Housing affordability has become a hot-button issue for policymakers at all levels of government as the shortage of attainable housing expands into traditionally low-cost cities and increasingly affects not just low-income households, but also middle-income, working families.
While it is gratifying to see housing elevated to a top tier issue for the first time in my 30 years of working in this sector, my enthusiasm is tempered when I see policymakers confuse action with results. Namely, I see a concerning pattern of states and municipalities looking for quick Band-Aids solutions, like rent control.
From California's November Prop 10 ballot initiative to Oregon enacting the first statewide rent control law, the pressure is rising for local and state governments to do something—anything—to try and curb the growing crisis. This is creating any number of hurdles, ranging from regulatory to reputational, that only further constrain the industry's ability to deliver solutions in the form of additional apartment homes.
At the close of NMHC's Annual Meeting in late January, we convened a post-conference session on affordable housing. About 250 members joined us for the special session. Members from across the country reported on specific market challenges, gave examples of successful programs at work today, offered up creative, alternative solutions and shared a real desire to be part of proactive and collaborative solutions to this acute issue that threatens to stifle growth in this country.
Moreover, I was delighted to learn about—and in some cases meet—the teams that some members have set up within their own organizations to research these affordability issues and help develop better solutions. It's further testament to how seriously you all are taking these challenges.
In the weeks since the event, I keep coming back to a few things that were discussed at the session.
First, there's no question that our industry's reputation is at risk as these policy debates continue to emerge. I don't have to tell you about the benefits of the apartment industry. Our industry houses 38.7 million people. We own, manage and pay property taxes on 20.7 million apartment homes. We have built an average of 312,000 new apartments every year for the last five years. Together with our residents, the apartment industry contributes $1.3 trillion to the U.S. economy and supports 12.3 million jobs. That's amazing stuff.
But these facts are mattering less and less, as are the data—stagnant wages, rising costs, chronic underbuilding—that add up to today's affordable housing shortage. More upsetting is that the tone of the dialogue has turned rather acrimonious in some places, with apartment developers and owners practically cast as villains in this dramatic narrative.
Further fueling this is the spotlight that's shining on stories of displacement and eviction. For example, did you know that there is now an Eviction Lab website, with data on the top areas for evictions and—coming soon—the top evictors? And with the folks behind the website touting the 2.3 million filings, not the one million actual evictions, the headlines are likely to be ugly.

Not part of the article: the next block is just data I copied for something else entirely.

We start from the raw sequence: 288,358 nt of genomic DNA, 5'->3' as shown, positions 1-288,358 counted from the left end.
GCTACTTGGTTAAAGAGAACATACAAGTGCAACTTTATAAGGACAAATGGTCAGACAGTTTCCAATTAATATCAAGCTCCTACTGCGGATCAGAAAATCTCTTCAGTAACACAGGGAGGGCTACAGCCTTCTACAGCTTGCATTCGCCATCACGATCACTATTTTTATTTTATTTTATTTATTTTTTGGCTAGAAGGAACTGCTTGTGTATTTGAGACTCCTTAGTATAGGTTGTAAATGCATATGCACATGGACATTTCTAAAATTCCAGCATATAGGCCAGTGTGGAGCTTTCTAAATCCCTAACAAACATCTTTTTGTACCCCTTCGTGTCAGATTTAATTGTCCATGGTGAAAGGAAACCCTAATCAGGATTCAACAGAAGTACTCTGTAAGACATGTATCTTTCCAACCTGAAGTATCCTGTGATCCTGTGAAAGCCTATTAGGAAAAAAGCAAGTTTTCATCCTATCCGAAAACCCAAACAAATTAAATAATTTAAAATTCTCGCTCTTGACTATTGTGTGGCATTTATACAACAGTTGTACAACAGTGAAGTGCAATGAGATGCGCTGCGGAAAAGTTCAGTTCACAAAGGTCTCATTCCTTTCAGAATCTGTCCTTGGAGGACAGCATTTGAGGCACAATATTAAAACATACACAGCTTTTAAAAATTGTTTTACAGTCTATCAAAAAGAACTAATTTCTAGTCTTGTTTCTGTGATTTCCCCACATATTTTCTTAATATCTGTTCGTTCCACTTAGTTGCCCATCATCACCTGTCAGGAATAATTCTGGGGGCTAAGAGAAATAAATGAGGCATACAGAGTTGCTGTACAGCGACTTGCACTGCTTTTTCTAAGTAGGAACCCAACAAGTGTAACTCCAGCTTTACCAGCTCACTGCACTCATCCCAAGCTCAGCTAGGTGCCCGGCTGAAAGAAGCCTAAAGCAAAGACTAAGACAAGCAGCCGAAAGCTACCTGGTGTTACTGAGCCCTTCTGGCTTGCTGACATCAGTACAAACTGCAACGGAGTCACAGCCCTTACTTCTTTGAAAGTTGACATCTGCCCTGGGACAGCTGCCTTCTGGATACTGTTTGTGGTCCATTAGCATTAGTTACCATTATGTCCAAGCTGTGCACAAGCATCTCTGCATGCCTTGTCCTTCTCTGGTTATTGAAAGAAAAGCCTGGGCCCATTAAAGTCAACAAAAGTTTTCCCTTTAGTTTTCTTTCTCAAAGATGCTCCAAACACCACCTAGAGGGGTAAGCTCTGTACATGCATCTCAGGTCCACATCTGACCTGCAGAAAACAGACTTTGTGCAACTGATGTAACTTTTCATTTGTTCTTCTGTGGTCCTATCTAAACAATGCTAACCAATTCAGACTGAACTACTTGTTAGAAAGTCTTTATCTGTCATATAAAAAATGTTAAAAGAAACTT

Second, we need holistic solutions that address both new and existing supply. During our session, there were suggestions on how to improve efficiencies in existing programs and processes, thoughts on new financing solutions and discussions on various incentives and voluntary programs. The common thread among all the ideas shared that day is that they were all supply-side solutions. The end goal was either the production or preservation of affordable apartments.
We need to continue to push for solutions that recognize the fundamental shortage of affordable homes and aim to begin to close that gap between the supply and the demand. Policies like rent control, rent caps or so-called anti-gouging measures do absolutely nothing to address this fundamental issue. We have to keep reminding people of that.
To that end, I'm excited to announce that we'll be publishing a series of upcoming blogs that explore a number of possible affordable housing solutions—including some of the ideas surfaced at our January session. We see this as an opportunity to highlight model programs as well as gather industry feedback on some possible new initiatives.
This will be in concert with the upcoming release of the NMHC Housing Affordability Toolkit in May at our Spring Board of Directors Meeting in Chicago. We offered a sneak peek of the new resource at our post-Annual Meeting affordability session. It is a resource to help you guide local, policy-based conversations around housing affordability. Not only does the toolkit outline the major factors underpinning today's affordability crisis, but it also explores the economics and consequences of a variety of policy solutions and includes eight market spotlights.
We think this will be an important tool, as we continue to educate policymakers, housing advocates and neighborhood stakeholders about our industry and the current affordability challenges. I remind you all that www.WeAreApartments.org is also great resource for pulling numbers on estimated apartment demand, construction activity, economic impact and more—and much of the data is available by state, as well as on a local level for 50 metro areas.
As always, we welcome all member feedback on our ideas and products as we roll them out. And if you've got great examples of programs and policies that are working—or not working, as the case may be—in your area or new ideas for workable solutions to the affordability challenges we face today, I'd love to hear them.